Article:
During the two-year Echoing Green fellowship, Blair will receive $80,000 in funding to support the work of the Accountability Lab, participation in leadership development gatherings, and access the powerful network of Echoing Green Fellows, partners, and friends. This support will allow the Lab to scale-up existing initiatives in Liberia and Nepal; expand to other contexts in West Africa and South Asia; build out earned income streams to support sustainability; and improve monitoring and evaluation processes. We are excited to see the growth that this fellowship opportunity will bring.

As Blair notes, “recognition from Echoing Green shows how far our work has come, but we have a long way to go. This is only the beginning of our efforts to build a movement for accountability around the world.”

Huge congratulations to Accountability Lab and to Blair! We're so happy to have you here at the OpenGov Hub.

Triangulating the OpenGov and Social Innovation Communities

By Christina Crawley

Thursday, June 26th, 2014

The open government and social innovation communities have a lot in common - so we’ve decided to bring them closer together.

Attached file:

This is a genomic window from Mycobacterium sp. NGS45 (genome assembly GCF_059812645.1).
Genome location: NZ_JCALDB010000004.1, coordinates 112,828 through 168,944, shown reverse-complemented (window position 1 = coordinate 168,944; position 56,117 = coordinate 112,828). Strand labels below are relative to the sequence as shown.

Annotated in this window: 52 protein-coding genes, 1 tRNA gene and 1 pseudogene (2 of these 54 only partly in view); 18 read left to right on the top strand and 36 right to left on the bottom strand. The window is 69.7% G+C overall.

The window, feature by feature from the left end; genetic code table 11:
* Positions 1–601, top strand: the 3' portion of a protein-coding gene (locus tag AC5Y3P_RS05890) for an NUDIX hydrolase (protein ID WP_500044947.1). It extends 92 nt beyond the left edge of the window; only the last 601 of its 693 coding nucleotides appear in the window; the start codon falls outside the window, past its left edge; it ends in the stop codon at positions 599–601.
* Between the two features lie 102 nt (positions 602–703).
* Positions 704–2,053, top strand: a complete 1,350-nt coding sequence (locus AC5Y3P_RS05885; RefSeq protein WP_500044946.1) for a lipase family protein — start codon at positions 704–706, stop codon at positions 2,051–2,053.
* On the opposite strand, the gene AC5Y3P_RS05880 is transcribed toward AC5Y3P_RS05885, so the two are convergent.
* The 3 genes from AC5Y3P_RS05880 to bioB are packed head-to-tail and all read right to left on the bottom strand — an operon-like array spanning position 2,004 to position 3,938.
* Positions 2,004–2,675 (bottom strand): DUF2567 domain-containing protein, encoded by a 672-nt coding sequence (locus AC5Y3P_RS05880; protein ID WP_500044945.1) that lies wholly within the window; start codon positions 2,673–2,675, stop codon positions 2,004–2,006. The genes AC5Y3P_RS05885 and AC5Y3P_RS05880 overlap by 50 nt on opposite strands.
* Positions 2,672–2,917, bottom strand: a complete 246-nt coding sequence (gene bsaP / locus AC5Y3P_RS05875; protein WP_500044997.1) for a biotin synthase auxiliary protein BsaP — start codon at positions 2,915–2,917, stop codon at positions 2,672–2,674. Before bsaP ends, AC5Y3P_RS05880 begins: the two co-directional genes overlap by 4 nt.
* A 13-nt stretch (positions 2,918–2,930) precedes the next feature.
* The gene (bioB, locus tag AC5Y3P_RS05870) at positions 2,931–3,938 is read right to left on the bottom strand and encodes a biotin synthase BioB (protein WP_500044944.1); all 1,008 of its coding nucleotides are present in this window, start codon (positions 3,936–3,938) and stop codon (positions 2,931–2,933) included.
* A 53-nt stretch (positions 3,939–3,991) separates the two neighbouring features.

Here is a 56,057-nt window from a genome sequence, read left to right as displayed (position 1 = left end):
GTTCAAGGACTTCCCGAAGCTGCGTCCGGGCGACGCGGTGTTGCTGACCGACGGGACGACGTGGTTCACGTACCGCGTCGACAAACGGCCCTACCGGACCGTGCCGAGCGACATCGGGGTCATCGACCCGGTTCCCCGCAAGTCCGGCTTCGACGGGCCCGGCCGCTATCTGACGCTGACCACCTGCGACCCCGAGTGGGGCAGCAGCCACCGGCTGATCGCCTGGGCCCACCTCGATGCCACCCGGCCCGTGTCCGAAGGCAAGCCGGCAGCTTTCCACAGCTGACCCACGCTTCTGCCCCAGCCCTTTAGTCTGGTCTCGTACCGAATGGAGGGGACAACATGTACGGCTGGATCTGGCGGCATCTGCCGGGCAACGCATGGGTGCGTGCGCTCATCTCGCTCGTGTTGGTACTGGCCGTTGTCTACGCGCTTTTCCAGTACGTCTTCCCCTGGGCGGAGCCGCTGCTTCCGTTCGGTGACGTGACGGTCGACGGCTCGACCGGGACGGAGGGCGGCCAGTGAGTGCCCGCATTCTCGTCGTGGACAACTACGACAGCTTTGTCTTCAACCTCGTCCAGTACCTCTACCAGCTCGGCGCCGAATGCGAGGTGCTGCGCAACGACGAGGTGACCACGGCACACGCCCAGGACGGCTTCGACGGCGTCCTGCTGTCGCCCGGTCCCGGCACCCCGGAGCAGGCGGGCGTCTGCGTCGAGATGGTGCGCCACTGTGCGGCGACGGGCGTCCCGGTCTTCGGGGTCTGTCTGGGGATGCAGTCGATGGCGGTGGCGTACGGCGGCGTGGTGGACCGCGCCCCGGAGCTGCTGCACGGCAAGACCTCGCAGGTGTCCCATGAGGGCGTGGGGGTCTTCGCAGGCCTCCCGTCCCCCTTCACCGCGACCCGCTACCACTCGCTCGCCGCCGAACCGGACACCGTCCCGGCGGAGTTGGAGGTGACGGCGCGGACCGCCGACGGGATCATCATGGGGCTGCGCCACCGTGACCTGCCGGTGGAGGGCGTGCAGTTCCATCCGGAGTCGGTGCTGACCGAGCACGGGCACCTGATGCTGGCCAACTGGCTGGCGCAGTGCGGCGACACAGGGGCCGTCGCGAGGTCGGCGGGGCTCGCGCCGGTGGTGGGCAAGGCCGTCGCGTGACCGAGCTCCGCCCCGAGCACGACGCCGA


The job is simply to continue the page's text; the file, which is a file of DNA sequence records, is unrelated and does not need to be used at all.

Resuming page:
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As of today, the OpenGov Hub and the Centre for Social Innovation are teaming up to provide traveling workspace for their members across all locations. Individuals and organizations working out of the OpenGov Hub’s Washington, DC or Kathmandu, Nepal spaces, or any of the Centre’s locations in Toronto or New York City, can now benefit from a number of free workday passes at each other’s community spaces.

Based on the great karma and connections we’ve been able to cultivate at the OpenGov Hub with our 29 groups in Washington and 5 groups in Nepal, we’re excited to see what further connections, collaboration, and inspiration we can gain from the Centre’s members in New York City and Toronto. And to boot: we’re looking forward to hanging out at each other’s very cool digs!

More about our communities:

The OpenGov Hub physically collocates historically distinct but like-minded communities of practice under a single shared physical workspace in downtown Washington, DC and Kathmandu, Nepal. The OpenGov Hub is the day-to-day home to a range of people and organizations working on the open government agenda while also serving as a community gathering point for open government learning and networking activities.

The Centre for Social Innovation is a social enterprise with a mission to catalyze social innovation with locations in Toronto and New York City. It is a coworking space, community, and launchpad for people who are changing the world –providing members with the tools they need to accelerate their success and amplify their impact. Together, the Centre is building a movement of nonprofits, for-profits, entrepreneurs, artists, and activists working across sectors to create a better world.